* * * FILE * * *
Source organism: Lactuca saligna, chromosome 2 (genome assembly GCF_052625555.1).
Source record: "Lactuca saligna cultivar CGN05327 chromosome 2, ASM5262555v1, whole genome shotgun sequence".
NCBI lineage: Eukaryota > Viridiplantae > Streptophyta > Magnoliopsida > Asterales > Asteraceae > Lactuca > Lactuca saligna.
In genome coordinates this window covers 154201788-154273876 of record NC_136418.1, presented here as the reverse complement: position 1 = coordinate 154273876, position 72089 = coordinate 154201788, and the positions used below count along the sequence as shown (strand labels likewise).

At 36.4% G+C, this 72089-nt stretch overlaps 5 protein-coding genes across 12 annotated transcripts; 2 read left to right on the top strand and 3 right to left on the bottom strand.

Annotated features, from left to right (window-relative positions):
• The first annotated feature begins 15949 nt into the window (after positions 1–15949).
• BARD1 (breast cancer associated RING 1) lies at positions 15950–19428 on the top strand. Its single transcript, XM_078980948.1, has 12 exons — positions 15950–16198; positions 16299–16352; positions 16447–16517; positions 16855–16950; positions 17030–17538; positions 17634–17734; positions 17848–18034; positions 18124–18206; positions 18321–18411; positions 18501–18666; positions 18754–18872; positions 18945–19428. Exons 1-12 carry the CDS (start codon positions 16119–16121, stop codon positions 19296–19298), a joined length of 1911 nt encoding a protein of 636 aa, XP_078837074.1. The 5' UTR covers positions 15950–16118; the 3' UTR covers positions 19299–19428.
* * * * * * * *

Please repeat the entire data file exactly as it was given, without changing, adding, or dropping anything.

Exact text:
Source organism: Lactuca saligna, chromosome 2 (genome assembly GCF_052625555.1).
Source record: "Lactuca saligna cultivar CGN05327 chromosome 2, ASM5262555v1, whole genome shotgun sequence".
NCBI lineage: Eukaryota > Viridiplantae > Streptophyta > Magnoliopsida > Asterales > Asteraceae > Lactuca > Lactuca saligna.
In genome coordinates this window covers 154201788-154273876 of record NC_136418.1, presented here as the reverse complement: position 1 = coordinate 154273876, position 72089 = coordinate 154201788, and the positions used below count along the sequence as shown (strand labels likewise).

At 36.4% G+C, this 72089-nt stretch overlaps 5 protein-coding genes across 12 annotated transcripts; 2 read left to right on the top strand and 3 right to left on the bottom strand.

Annotated features, from left to right (window-relative positions):
• The first annotated feature begins 15949 nt into the window (after positions 1–15949).
• BARD1 (breast cancer associated RING 1) lies at positions 15950–19428 on the top strand. Its single transcript, XM_078980948.1, has 12 exons — positions 15950–16198; positions 16299–16352; positions 16447–16517; positions 16855–16950; positions 17030–17538; positions 17634–17734; positions 17848–18034; positions 18124–18206; positions 18321–18411; positions 18501–18666; positions 18754–18872; positions 18945–19428. Exons 1-12 carry the CDS (start codon positions 16119–16121, stop codon positions 19296–19298), a joined length of 1911 nt encoding a protein of 636 aa, XP_078837074.1. The 5' UTR covers positions 15950–16118; the 3' UTR covers positions 19299–19428.